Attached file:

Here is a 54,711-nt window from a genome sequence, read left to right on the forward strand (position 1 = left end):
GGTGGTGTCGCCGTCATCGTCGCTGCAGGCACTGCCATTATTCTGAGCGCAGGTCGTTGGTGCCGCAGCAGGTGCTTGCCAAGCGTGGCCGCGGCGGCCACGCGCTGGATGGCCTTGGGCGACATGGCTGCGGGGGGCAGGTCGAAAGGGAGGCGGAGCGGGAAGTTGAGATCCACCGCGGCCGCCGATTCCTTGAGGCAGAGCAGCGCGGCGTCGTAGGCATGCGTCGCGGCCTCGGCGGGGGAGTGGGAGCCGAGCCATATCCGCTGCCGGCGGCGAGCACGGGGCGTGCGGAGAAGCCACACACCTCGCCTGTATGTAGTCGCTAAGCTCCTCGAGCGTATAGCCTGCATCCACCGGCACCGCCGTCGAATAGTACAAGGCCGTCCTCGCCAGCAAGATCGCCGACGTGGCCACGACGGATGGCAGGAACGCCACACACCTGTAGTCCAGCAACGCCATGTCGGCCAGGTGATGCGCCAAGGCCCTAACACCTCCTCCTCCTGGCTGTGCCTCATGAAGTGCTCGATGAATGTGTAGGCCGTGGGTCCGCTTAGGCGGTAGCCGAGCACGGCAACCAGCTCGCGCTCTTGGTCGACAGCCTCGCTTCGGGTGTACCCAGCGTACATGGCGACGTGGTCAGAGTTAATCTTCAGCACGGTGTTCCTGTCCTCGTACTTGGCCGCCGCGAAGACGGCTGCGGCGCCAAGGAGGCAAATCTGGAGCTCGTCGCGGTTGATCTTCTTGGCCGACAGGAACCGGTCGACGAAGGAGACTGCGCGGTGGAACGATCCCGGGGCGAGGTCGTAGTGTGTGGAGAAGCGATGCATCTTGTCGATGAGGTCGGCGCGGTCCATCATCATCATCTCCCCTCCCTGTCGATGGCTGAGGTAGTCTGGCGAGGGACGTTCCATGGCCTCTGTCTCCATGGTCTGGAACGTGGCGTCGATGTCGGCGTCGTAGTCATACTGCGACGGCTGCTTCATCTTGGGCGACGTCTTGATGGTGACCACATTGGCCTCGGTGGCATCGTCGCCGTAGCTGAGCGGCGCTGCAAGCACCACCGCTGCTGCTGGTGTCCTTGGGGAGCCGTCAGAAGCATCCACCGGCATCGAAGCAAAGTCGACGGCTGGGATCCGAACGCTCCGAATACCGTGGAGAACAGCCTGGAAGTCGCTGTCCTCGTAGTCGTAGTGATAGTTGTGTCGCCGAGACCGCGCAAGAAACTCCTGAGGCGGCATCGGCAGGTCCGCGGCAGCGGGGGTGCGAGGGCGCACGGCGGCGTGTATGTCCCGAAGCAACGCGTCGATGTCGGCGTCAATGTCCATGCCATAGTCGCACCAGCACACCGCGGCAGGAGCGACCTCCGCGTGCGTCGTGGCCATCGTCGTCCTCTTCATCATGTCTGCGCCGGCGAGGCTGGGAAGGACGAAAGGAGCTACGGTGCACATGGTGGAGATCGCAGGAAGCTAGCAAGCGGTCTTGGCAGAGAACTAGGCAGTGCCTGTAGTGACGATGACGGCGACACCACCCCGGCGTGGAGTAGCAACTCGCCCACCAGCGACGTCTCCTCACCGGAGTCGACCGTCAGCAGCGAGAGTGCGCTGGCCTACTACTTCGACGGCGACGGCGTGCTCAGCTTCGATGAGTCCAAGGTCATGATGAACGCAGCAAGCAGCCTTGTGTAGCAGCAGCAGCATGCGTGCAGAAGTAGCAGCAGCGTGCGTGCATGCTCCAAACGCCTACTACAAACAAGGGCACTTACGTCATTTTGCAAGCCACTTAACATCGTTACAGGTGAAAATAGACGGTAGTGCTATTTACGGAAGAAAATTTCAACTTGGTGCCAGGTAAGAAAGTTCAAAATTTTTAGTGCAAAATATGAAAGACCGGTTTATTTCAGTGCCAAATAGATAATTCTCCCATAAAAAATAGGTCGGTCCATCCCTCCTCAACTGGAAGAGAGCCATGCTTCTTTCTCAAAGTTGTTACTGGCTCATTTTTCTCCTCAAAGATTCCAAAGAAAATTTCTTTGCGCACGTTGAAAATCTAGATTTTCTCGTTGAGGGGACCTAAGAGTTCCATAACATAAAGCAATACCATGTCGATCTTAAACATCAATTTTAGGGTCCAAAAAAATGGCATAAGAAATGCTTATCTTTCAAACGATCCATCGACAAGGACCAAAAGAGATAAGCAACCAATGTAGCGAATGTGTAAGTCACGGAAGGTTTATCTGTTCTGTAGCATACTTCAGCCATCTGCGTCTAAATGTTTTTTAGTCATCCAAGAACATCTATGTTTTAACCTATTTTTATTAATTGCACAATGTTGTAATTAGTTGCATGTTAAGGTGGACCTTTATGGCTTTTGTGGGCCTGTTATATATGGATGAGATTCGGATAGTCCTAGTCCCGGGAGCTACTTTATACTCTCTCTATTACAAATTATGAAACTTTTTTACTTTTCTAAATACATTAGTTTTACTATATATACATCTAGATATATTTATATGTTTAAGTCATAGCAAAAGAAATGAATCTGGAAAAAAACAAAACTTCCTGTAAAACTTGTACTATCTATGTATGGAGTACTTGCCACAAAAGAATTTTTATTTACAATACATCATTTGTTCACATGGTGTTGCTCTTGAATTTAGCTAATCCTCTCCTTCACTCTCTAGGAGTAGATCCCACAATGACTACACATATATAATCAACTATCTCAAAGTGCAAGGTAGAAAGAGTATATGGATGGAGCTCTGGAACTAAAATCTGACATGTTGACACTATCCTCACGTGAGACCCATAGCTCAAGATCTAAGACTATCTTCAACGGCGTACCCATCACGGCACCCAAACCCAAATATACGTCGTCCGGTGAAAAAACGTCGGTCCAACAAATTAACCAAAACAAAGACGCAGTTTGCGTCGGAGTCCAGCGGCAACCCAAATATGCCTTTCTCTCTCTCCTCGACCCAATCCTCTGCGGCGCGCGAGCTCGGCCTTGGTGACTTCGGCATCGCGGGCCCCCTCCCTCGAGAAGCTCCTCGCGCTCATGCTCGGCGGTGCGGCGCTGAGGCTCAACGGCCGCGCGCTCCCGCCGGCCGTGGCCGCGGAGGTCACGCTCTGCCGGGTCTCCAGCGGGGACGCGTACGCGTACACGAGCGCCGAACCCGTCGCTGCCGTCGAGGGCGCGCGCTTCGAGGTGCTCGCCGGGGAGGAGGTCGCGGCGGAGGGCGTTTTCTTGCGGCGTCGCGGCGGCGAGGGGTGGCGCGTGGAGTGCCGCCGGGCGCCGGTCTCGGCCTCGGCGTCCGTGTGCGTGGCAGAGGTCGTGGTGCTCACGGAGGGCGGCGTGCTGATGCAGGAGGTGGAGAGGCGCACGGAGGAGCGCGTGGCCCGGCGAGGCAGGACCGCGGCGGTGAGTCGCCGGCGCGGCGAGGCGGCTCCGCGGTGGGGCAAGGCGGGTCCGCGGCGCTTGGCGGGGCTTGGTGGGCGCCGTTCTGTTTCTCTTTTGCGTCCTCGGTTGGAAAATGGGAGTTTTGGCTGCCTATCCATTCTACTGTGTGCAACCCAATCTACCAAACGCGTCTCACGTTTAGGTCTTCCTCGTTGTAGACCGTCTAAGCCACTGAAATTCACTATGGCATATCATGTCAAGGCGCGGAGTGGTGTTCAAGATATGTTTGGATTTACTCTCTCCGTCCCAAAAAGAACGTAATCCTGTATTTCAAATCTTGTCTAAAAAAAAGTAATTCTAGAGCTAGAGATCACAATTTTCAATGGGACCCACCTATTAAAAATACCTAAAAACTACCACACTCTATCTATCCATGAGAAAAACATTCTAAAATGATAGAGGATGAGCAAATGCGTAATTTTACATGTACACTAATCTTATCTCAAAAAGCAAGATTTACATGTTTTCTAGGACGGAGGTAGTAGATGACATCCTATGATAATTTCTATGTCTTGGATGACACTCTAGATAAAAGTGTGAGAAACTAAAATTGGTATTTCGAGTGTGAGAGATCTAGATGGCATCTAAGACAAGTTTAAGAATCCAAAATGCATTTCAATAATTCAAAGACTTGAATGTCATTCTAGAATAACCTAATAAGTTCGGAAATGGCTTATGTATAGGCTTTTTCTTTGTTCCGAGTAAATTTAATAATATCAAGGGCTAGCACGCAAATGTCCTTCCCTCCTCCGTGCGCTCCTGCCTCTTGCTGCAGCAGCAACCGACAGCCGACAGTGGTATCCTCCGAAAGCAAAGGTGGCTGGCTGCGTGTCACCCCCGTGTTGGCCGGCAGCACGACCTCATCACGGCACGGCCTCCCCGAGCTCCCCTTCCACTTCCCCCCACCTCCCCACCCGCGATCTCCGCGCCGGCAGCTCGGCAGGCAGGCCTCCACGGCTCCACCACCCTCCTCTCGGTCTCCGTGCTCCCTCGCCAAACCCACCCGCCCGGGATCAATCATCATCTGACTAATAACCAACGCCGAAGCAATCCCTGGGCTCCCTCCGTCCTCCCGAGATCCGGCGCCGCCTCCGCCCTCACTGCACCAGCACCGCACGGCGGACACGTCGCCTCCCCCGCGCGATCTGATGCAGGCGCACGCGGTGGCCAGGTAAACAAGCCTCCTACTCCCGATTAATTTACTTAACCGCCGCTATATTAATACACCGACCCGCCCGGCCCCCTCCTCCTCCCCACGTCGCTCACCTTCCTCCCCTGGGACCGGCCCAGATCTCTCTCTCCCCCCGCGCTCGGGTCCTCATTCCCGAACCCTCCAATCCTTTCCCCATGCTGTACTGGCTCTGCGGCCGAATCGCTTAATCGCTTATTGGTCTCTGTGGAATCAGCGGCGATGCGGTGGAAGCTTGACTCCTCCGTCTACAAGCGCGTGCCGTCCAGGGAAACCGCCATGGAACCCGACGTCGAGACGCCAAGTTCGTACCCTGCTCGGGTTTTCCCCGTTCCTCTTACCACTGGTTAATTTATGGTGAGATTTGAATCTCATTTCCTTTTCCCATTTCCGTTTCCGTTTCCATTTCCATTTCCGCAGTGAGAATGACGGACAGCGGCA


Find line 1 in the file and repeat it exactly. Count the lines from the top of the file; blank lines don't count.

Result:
Here is a 54,711-nt window from a genome sequence, read left to right on the forward strand (position 1 = left end):